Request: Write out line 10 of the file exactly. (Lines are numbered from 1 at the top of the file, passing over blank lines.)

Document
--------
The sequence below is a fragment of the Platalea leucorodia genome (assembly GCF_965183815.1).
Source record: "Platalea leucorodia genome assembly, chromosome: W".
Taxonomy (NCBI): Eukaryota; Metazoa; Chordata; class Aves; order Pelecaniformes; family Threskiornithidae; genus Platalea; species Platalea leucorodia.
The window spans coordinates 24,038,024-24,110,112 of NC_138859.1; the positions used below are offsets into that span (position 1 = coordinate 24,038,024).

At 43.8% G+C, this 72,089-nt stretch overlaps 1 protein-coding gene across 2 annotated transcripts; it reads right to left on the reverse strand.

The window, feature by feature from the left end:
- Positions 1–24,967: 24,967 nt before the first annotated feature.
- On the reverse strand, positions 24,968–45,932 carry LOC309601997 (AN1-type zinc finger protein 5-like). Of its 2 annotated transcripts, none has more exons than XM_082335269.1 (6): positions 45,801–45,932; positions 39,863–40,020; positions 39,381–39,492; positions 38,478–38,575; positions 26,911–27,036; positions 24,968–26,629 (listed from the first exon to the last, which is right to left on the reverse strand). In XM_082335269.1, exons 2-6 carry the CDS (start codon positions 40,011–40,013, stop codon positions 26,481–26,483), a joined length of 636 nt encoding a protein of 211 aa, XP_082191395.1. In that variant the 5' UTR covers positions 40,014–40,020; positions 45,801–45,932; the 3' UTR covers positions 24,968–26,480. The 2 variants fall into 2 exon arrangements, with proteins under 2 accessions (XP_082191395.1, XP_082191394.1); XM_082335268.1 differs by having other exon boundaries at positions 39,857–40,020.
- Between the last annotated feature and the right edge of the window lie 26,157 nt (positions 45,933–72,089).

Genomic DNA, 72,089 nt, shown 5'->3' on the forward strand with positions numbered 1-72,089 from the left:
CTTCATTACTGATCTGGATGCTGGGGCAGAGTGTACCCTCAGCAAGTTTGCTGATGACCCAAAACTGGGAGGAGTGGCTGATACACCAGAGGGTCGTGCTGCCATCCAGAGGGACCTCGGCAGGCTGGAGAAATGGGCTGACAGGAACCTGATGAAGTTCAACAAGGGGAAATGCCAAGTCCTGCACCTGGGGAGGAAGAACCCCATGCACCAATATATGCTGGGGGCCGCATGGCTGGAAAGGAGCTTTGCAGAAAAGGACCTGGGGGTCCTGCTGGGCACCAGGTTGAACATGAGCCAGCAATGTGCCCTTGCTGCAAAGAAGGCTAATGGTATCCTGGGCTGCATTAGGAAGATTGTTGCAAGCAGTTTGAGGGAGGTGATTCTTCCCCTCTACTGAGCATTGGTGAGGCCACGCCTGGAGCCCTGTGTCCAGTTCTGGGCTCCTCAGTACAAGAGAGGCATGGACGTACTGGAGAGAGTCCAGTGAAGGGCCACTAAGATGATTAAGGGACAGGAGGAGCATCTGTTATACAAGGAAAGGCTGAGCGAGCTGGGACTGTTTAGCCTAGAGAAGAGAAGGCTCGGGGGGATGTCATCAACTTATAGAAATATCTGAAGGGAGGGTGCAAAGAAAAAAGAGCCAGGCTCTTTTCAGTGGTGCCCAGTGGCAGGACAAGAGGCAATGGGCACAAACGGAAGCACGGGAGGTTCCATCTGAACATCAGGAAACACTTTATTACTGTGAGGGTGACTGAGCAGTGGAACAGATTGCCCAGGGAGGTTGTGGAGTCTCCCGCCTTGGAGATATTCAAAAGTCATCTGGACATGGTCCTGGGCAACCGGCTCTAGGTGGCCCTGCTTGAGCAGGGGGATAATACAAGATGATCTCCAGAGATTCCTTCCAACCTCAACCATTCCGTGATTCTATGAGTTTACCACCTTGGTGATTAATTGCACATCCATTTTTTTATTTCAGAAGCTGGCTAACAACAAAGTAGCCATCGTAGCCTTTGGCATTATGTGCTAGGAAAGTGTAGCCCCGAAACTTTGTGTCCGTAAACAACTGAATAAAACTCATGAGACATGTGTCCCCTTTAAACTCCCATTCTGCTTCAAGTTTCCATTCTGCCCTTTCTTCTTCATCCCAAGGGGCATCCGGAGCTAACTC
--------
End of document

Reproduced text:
Genomic DNA, 72,089 nt, shown 5'->3' on the forward strand with positions numbered 1-72,089 from the left: